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Card, Claudia. 1997. “Addendum to ‘Rape as a Weapon of War.’” Hypatia 12 (2): 216–18.
Author: Claudia Card
Learning about martial sex crimes against men has made me rethink some of my ideas about rape as a weapon of war and how to respond to it. Such crimes can be as racist as they are sexist and, in the case of male victims, may be quite simply racist.
“Journalist Beverly Allen quotes a United Nations report (Bassiouni 1994) as documenting that the rape and death camps in Bosnia-Herzegovina have also been sites of forced castrations, ‘through crude means such as forcing other internees to bite off a prisoner's testicles’ (Allen 1996, 78).” (216)
“Asked whether they were victims of sex crimes, Arcel said, the men answered negatively. She noted that they attached a great stigma to the idea of being the victim of a sex crime. Asked whether they had been tortured by instruments applied to their genitalia, however, the same men answered affirmatively.” (216)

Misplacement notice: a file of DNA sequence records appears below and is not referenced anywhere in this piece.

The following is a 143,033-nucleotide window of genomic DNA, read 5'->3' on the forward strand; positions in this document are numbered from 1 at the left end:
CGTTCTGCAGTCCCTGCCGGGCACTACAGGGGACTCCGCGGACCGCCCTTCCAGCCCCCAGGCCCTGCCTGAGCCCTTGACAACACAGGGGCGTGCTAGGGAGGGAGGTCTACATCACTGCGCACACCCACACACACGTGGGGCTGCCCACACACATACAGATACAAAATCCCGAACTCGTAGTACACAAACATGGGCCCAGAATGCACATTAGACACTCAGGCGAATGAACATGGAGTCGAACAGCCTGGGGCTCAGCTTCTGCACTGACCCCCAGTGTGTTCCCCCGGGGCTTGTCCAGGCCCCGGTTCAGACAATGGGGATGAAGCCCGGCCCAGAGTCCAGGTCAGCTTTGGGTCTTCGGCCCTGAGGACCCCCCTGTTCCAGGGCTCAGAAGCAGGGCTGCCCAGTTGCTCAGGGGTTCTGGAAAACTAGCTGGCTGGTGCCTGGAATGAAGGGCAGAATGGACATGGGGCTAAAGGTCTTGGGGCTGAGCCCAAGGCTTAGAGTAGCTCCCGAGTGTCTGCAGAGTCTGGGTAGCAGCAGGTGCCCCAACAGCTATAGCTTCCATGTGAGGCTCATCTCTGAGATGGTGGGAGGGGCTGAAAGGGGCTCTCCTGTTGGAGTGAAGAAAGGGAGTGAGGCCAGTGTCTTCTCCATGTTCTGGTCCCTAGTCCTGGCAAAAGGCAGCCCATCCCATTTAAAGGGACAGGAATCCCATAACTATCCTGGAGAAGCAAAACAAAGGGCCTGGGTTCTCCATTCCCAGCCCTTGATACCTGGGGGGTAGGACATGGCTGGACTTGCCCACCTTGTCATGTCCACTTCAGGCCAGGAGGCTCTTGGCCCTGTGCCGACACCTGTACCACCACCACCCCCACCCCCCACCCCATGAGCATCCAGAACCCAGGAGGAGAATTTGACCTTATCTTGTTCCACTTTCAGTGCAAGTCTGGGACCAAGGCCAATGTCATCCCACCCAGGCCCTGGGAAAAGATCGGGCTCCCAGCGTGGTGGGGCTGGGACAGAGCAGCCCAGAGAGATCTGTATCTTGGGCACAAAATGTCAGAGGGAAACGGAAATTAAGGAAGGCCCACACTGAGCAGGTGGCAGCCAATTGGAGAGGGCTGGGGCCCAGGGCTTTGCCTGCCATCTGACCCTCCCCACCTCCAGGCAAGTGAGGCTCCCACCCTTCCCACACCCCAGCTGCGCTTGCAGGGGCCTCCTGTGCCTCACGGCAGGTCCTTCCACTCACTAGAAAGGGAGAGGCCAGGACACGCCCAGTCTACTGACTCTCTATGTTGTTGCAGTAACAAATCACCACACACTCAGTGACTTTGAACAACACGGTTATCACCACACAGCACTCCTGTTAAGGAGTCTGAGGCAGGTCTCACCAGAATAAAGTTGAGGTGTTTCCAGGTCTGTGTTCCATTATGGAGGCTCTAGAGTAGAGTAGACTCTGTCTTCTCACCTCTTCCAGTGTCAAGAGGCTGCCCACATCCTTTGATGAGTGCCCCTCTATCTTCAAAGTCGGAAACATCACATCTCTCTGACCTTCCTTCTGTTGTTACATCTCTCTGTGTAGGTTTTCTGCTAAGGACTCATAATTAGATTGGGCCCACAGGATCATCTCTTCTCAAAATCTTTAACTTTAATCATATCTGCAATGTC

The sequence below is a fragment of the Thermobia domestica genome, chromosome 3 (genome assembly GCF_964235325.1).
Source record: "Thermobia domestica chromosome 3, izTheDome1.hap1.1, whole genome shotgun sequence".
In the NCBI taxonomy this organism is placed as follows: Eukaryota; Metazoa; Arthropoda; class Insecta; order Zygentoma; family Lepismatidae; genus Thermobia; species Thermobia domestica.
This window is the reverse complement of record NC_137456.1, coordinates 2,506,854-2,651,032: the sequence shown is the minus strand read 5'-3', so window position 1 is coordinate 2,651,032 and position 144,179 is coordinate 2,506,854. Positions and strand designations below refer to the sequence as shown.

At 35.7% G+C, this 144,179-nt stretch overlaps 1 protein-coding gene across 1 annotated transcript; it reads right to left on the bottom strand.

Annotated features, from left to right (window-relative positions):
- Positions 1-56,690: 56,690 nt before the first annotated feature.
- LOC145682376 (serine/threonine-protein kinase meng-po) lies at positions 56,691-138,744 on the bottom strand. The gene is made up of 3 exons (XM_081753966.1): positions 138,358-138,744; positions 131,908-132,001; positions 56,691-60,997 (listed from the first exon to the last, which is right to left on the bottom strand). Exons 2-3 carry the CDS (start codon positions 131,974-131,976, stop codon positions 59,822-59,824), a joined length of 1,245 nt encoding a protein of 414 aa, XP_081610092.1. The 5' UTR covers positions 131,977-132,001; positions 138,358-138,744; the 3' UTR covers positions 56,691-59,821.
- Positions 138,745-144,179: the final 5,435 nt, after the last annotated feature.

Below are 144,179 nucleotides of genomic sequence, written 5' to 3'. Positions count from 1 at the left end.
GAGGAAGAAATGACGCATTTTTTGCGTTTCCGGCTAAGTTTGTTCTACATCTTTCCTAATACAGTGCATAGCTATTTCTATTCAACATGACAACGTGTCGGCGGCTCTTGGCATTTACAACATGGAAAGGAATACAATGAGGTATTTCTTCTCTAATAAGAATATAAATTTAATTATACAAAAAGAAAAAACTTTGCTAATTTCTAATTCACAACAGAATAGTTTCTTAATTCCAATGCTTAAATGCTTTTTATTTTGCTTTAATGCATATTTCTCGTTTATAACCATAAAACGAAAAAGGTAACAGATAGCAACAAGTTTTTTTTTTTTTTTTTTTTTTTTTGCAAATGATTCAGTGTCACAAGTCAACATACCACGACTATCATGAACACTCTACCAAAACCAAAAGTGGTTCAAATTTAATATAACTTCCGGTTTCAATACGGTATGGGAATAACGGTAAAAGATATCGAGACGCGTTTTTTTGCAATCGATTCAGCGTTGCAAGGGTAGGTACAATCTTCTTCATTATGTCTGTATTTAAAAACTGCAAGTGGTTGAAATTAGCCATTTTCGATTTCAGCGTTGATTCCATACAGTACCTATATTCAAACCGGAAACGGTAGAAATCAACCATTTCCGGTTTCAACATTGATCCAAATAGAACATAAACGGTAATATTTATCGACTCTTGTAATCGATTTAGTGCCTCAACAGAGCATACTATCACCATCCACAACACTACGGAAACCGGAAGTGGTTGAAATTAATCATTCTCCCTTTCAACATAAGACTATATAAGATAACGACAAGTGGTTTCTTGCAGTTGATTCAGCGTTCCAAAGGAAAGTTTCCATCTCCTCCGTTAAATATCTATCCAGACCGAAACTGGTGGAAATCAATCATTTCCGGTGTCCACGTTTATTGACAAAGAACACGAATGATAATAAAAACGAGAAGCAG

“These reports are evidence, I conclude, that sex crimes in war can be racist as well as misogynist, insofar as they have or are meant to have the consequence of hindering the reproductive continuation of a people.” (217)
“Some sex crimes against men, such as rape, may also carry misogynistic symbolism. But castration, like rape, appears to have its own history of symbolizing domination.” (217)
“Reports of forced castration also raise questions about the idea that integrating women into the military might effectively eliminate, or substantially reduce, rape as a weapon of war.” (217)
“Yet it is worth pointing out in a treatment of the general topic of martial rape that martial sex crimes, including rape, can be racist as well as sexist, and that the rape of women and girls can be the intersection of martial racism and sexism.” (218)
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